Deal or No Deal? Four Strategies to Manage IP Disclosure Risks in Collaborations

Posted on 14 Apr, 2021
By Low Jin Wei (IP Strategist)

This article was first published in the Asia Franchise & Business Opportunities Magazine (Apr - Jun 2021 Edition).

To survive in today’s competitive environment, companies must find ways to grow while protecting their distinctiveness in the market. Across many sectors, including medical, F&B, retail, wellness, beauty and education, many are collaborating to share resources and capture new markets. Licensing and franchising are amongst such collaborations, which often require companies to provide access to key intellectual property (IP) or intangible assets (IA), such as proprietary technology or processes. How can companies collaborate without losing control over their most valuable assets?

The payoffs of a successful partnership can be worth every effort. Companies with limited resources or scope can tap on the expertise of bigger players, while incumbents benefit from the innovation of new companies. For companies in growth mode, partnerships with market leaders can shorten their path to commercialisation and revenue, which will attract and keep investors.

Read also: Four Main IP Pathways Businesses Can Prioritise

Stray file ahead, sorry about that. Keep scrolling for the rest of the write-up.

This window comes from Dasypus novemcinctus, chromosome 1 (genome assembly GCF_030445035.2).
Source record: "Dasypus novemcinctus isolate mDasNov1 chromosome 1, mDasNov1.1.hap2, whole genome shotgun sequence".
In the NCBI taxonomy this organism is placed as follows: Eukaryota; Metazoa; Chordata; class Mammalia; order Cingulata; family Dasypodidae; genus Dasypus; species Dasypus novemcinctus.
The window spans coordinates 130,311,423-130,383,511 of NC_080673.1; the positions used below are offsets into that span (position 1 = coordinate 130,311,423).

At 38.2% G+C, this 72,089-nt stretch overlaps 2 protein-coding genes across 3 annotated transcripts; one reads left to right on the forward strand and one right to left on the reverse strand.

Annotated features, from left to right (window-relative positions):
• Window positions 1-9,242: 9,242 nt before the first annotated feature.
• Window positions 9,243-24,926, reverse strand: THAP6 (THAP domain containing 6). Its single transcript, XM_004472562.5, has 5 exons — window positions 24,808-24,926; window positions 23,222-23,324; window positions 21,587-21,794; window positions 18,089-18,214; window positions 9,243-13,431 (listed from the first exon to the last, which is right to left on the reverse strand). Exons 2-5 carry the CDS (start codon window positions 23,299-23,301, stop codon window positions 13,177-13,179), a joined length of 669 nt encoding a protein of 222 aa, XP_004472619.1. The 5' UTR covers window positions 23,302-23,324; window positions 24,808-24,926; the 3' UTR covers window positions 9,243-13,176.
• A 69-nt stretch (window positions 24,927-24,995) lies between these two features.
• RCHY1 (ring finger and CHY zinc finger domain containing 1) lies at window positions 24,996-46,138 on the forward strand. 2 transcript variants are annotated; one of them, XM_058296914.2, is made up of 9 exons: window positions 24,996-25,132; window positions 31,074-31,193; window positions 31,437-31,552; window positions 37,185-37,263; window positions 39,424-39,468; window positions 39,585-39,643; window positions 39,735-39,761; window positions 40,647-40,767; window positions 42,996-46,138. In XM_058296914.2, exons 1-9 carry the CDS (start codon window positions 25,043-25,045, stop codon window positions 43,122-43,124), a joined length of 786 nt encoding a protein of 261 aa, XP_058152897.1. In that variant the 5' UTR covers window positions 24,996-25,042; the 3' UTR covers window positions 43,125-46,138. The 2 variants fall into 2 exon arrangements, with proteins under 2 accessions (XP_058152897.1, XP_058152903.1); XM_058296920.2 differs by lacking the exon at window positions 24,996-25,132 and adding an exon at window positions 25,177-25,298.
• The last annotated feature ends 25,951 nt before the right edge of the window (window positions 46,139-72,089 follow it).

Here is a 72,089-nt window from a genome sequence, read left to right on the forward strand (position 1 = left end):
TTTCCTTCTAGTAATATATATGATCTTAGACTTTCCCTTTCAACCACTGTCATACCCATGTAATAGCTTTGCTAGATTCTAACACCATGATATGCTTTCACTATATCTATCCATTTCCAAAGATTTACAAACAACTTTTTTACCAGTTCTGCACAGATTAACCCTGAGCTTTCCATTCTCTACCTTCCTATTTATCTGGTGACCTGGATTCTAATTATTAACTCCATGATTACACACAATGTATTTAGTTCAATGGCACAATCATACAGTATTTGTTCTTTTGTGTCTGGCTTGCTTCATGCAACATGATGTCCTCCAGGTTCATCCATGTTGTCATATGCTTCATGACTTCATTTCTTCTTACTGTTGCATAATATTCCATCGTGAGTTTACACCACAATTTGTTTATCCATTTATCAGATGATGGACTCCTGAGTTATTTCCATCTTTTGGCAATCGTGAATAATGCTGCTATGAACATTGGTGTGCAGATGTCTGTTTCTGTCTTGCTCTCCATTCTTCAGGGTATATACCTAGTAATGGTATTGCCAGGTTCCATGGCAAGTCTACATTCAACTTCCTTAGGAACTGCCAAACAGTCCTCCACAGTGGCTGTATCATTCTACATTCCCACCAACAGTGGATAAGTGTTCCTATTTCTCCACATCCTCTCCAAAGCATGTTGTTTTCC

Why sharing too much too early can be a big mistake

Almost every collaboration or partnership involves the transaction of IP and IA. Companies are usually aware of the importance of IP when they develop something new with the potential for commercialisation. They would typically seek protection before sharing information with potential collaborators. However, applying for an IP right is not the same as obtaining protection under the law. Until the IP right has been registered, which could take years, the actual scope of protection is uncertain. It is not uncommon for companies to approach larger companies for investment or collaboration, only to find the latter independently launching similar products or solutions not long after.

To reap the benefits and avoid the pitfalls of such transactions, a company needs to recognise and protect its assets, while clarifying the value exchange with the potential partner. Here are four ways to manage your disclosure risks in collaborations to close a deal that works for you:

1. Know what you bring to the table

Knowing what assets you have strengthens your position in a negotiation. These assets can range from registered IP such as patents, trade marks or design, to IA such as access to markets, key data or important know-how needed to successfully implement a transacted technology. Get down to the details on the type of rights, scope of coverage, and even geographical jurisdiction. Being able to articulate these clearly in a negotiation makes you a more attractive partner.

Read also: The Art of the Disclosure: How your business will benefit from reporting intangible assets the right way

2. Know which assets are critical to the collaboration

Prior to sharing important information with potential collaborators, identify exactly which assets are critical to the collaboration. Make concerted efforts not to reveal these aspects, which may undermine the deal. These efforts could include ‘black boxing’ critical processes and stating explicitly during the sharing that certain key aspects are proprietary trade secrets that cannot be revealed. Most companies that are genuinely interested in collaborating will understand and respect this position.

3. Know what assets you want to get out of the deal